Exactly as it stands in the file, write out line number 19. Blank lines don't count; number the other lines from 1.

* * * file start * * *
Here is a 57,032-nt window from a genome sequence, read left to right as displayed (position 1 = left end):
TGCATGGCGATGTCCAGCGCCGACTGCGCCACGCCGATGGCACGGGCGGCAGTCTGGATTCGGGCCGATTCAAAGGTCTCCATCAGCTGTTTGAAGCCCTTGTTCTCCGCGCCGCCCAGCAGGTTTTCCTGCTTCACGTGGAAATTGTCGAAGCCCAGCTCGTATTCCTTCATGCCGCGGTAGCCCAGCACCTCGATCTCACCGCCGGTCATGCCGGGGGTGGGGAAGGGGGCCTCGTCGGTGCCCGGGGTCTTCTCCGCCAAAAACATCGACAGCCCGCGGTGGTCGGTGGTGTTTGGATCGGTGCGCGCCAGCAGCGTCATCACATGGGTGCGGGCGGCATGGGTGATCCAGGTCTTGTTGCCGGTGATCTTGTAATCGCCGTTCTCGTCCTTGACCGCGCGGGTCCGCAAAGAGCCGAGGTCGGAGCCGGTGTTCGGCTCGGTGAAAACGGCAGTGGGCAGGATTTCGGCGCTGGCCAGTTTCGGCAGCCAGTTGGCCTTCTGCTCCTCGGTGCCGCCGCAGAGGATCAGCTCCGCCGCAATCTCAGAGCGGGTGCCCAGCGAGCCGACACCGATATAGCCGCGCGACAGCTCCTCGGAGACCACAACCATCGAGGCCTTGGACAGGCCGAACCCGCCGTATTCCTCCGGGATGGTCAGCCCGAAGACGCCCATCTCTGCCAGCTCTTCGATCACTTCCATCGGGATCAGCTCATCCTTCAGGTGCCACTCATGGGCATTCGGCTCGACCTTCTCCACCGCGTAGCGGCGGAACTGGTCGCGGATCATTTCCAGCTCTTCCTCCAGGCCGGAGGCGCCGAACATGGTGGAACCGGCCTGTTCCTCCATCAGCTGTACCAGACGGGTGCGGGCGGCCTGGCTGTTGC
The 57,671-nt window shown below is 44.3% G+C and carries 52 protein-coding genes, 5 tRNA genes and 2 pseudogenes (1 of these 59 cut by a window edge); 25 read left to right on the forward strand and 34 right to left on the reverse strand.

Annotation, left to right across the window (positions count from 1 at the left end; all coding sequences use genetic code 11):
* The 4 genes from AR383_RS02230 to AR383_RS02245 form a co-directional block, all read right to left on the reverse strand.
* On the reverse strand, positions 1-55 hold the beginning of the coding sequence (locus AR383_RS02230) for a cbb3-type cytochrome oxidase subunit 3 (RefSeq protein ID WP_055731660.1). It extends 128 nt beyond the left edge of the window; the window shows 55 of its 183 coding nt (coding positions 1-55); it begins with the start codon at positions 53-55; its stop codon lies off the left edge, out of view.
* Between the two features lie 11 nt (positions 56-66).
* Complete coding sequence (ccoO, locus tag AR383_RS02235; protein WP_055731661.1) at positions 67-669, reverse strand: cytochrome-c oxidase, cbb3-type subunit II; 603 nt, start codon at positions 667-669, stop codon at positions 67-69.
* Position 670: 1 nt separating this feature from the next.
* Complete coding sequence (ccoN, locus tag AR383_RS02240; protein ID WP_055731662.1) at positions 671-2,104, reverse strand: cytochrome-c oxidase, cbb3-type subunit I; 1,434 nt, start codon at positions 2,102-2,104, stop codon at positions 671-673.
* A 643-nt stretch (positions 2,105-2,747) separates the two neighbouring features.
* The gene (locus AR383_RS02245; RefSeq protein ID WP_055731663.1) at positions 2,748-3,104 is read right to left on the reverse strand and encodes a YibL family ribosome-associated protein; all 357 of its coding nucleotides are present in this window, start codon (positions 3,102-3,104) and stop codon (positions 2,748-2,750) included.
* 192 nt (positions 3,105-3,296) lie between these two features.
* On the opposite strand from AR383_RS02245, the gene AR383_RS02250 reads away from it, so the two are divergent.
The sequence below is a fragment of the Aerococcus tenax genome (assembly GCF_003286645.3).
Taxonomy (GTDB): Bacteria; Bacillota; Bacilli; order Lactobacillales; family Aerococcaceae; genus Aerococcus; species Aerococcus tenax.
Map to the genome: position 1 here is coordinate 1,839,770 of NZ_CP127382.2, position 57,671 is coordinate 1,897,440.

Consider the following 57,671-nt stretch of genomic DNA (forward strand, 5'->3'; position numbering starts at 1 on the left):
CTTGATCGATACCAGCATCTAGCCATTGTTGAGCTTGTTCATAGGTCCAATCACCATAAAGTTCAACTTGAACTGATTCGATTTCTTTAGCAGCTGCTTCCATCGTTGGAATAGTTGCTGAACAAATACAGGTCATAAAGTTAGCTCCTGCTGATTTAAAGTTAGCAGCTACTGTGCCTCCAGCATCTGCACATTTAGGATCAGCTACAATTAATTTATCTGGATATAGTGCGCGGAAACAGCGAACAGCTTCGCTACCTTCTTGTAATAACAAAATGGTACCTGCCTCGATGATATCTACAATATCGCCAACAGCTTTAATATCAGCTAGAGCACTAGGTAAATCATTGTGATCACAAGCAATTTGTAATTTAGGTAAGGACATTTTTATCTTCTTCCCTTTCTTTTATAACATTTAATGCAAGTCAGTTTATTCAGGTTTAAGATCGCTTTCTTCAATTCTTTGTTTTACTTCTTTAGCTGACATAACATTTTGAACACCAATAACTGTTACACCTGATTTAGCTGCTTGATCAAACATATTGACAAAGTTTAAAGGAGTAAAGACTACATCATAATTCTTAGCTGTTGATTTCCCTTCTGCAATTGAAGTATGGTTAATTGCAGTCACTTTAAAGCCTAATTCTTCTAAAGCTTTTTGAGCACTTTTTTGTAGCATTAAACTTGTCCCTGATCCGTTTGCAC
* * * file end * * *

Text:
CTTGATCGATACCAGCATCTAGCCATTGTTGAGCTTGTTCATAGGTCCAATCACCATAAAGTTCAACTTGAACTGATTCGATTTCTTTAGCAGCTGCTTCCATCGTTGGAATAGTTGCTGAACAAATACAGGTCATAAAGTTAGCTCCTGCTGATTTAAAGTTAGCAGCTACTGTGCCTCCAGCATCTGCACATTTAGGATCAGCTACAATTAATTTATCTGGATATAGTGCGCGGAAACAGCGAACAGCTTCGCTACCTTCTTGTAATAACAAAATGGTACCTGCCTCGATGATATCTACAATATCGCCAACAGCTTTAATATCAGCTAGAGCACTAGGTAAATCATTGTGATCACAAGCAATTTGTAATTTAGGTAAGGACATTTTTATCTTCTTCCCTTTCTTTTATAACATTTAATGCAAGTCAGTTTATTCAGGTTTAAGATCGCTTTCTTCAATTCTTTGTTTTACTTCTTTAGCTGACATAACATTTTGAACACCAATAACTGTTACACCTGATTTAGCTGCTTGATCAAACATATTGACAAAGTTTAAAGGAGTAAAGACTACATCATAATTCTTAGCTGTTGATTTCCCTTCTGCAATTGAAGTATGGTTAATTGCAGTCACTTTAAAGCCTAATTCTTCTAAAGCTTTTTGAGCACTTTTTTGTAGCATTAAACTTGTCCCTGATCCGTTTGCAC